Clarington Mayor says ‘Show Me’ to Ford on GO Train announcement

By

Published May 9, 2022 at 9:16 am

Aaron Vincent Elkaim Canadian Press

Clarington Mayor Adrian Foster may not be from Missouri but after years of promises by two different provincial governments, the recent budget announcement by Premier Doug Ford that the GO Train will be extended to Bowmanville is – right now – just another promise.

Show me, says Foster, who is still waiting for a date for shovels in the ground for the project, which will see four new stations built – at Thornton’s Corners and at Ritson Road in Oshawa and at Courtice and Bowmanville in Clarington – and a promised two-way, all-day 15 minutes service to Bowmanville.

“We need a date,” said Foster while enjoying the annual Maple Fest street party in downtown Bowmanville Saturday. “It’s a campaign promise, not a government promise,”

Foster had all the right things to say after the announcement, calling it a “positive and tangible step forward” for the municipality. “It’s an integral piece of the growth puzzle that will improve the quality of life for thousands of people in Clarington and across the Region.”

But like residents of the Show Me State, he needs more than just words. “We need (Ford) to pin down a date.”

Much has been said about the development bounty Oshawa will enjoy with the new stations: Thornton’s Corners will open a huge swath of land between Highway 401 and Gibb Street and the Ritson Road site – the former home of Knob Hill Farms – will completely rejuvenate a neighbourhood south of downtown that has been forgotten by City planners for more than two decades.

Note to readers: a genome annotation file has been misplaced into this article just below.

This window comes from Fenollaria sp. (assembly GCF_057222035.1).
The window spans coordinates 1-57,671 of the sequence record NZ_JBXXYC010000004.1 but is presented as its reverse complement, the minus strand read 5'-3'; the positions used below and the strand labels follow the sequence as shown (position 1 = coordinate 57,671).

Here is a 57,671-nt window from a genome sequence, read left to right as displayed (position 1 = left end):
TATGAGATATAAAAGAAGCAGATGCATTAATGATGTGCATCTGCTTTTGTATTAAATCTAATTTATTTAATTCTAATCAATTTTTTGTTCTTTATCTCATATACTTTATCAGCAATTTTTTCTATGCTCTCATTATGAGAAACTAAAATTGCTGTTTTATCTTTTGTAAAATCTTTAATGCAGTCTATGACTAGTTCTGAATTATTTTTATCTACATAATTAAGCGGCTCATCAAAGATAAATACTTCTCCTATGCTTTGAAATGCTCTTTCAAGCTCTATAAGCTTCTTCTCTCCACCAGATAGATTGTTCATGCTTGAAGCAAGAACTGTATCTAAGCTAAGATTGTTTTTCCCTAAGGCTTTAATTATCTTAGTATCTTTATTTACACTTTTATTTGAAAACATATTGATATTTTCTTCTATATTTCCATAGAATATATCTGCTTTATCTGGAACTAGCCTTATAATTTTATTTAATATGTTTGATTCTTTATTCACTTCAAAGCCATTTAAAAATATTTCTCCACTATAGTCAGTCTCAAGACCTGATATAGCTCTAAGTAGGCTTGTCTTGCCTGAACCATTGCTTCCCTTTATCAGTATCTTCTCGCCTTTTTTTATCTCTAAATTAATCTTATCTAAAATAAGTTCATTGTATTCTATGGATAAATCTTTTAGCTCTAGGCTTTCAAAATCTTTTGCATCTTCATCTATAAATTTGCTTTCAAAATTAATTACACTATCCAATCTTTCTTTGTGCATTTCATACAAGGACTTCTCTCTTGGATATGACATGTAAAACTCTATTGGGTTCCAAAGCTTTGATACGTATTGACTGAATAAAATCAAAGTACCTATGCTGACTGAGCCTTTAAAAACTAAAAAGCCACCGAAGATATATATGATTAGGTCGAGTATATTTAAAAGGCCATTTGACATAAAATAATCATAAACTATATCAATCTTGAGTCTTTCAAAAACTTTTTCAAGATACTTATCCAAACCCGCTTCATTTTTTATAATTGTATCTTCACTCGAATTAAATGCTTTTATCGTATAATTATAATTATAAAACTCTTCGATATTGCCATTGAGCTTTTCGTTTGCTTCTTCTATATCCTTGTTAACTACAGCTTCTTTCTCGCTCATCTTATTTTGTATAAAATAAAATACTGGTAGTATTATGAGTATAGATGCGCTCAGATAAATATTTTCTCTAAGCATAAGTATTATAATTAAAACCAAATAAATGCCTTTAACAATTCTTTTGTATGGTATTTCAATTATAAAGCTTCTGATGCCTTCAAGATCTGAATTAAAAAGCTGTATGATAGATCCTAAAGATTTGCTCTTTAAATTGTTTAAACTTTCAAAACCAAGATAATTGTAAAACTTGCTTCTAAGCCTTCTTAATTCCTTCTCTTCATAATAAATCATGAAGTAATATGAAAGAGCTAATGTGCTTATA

But Foster believes the two Clarington stops will also be a gold mine for development, especially Courtice, an area that is expected be the future home of the new OPG headquarters and a waterfront park. “That’s a complete blank slate right now,” he said.

Ford made the GO Train extension commitment in the pre-election budget – released April 28 – and was in Bowmanville last Friday promising that his government would spend $730 million to build the new stations and bring GO Train service to Bowmanville, saying it will save Ontario families time and money.

The announcement was part of was part of $61.6 billion in transit promises (over ten years) made by the provincial government as voters gear up for the June 2 election.

The Liberals say party leader Steven Del Duca first approved the GO train expansion to Bowmanville when he was transportation minister in 2016 in the previous Liberal government and the Tories delayed it.

Foster, however, is only interested in the project actually getting underway and said when he is given an actual date for construction he will be “ecstatic.”

The Clarington mayor has developed a habit of presenting rose petals as gifts to politicians and others bearing good news for the community and said if Ford puts a shovel in the ground for the expansion, “I’m showing up with a big box of rose petals for him.”

Metrolinx is proceeding with procurement for the project. For more information about the project and to view the business case, visit the Metrolinx Bowmanville Expansion website.

indurham's Editorial Standards and Policies advertising